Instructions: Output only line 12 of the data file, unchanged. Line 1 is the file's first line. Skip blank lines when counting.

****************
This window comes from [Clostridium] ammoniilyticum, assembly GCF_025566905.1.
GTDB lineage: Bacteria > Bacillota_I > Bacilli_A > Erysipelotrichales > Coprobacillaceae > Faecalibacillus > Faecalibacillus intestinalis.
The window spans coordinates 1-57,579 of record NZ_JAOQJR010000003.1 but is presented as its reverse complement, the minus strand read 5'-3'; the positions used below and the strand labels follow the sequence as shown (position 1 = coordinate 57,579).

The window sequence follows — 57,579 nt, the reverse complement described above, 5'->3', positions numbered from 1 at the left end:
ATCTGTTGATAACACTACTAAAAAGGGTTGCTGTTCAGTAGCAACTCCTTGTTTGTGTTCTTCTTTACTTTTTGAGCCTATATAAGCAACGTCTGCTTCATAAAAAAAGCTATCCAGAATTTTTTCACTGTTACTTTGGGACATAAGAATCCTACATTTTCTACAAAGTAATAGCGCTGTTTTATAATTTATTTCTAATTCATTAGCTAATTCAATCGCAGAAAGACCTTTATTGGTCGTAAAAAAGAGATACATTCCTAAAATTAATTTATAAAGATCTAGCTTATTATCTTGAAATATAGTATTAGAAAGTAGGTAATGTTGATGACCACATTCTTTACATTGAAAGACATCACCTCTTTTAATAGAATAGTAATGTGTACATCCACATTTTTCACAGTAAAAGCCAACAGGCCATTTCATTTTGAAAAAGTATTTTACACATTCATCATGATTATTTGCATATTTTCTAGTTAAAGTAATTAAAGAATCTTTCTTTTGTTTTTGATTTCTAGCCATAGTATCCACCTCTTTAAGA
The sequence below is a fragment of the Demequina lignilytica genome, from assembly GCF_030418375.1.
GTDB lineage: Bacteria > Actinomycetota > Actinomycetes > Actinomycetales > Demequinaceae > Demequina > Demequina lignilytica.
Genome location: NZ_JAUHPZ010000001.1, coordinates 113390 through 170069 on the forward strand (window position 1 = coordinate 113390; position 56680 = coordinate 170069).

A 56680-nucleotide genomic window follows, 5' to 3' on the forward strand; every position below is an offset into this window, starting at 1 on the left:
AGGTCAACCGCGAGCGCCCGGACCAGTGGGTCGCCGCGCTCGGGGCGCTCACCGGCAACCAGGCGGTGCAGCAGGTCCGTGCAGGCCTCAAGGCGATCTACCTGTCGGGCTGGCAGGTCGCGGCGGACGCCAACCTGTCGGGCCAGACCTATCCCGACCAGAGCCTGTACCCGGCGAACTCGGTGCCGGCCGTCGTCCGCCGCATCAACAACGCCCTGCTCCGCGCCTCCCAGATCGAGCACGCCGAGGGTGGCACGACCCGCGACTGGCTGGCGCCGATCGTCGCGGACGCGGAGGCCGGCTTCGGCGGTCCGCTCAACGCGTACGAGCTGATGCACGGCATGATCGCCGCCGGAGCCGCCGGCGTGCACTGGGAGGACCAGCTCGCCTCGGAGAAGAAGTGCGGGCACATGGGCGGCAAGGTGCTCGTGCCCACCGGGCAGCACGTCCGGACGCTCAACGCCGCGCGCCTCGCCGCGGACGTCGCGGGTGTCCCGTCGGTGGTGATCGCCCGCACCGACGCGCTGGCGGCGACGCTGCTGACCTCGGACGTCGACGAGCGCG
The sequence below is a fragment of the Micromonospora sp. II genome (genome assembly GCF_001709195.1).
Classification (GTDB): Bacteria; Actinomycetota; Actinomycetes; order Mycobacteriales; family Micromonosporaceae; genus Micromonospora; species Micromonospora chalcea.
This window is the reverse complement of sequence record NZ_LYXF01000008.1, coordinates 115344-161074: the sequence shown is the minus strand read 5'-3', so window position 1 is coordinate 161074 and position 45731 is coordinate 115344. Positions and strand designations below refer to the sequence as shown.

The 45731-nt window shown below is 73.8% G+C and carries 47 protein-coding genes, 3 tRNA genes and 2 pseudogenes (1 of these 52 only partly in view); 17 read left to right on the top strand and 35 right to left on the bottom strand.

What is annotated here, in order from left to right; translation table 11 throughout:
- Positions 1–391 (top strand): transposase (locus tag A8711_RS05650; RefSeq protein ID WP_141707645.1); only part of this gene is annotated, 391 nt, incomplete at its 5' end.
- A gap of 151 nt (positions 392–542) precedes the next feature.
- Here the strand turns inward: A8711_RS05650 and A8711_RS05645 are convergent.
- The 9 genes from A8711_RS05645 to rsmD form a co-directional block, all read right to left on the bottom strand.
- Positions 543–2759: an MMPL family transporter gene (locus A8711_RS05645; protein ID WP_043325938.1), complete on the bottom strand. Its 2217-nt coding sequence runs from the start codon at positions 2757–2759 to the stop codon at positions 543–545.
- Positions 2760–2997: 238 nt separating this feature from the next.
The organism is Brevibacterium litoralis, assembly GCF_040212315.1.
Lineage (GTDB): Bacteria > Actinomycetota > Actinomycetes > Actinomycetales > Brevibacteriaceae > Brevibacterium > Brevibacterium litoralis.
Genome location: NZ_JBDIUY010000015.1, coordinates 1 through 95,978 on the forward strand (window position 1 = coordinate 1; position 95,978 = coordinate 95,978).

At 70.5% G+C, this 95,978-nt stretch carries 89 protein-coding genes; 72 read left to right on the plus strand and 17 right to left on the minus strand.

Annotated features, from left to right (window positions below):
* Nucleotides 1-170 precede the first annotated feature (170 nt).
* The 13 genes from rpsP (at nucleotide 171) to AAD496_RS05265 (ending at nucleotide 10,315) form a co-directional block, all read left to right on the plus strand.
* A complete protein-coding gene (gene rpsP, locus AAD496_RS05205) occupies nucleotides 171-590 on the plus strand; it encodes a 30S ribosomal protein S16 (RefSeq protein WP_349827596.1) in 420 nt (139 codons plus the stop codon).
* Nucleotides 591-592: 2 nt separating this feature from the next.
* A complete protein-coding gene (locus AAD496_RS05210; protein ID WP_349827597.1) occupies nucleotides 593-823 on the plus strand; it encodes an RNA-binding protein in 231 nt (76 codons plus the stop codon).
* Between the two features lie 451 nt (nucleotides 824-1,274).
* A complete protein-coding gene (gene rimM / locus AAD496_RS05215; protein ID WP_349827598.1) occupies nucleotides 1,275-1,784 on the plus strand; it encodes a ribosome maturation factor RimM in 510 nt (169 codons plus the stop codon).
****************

Classification (GTDB): Bacteria; Actinomycetota; Actinomycetes; order Mycobacteriales; family Micromonosporaceae; genus Micromonospora; species Micromonospora chalcea.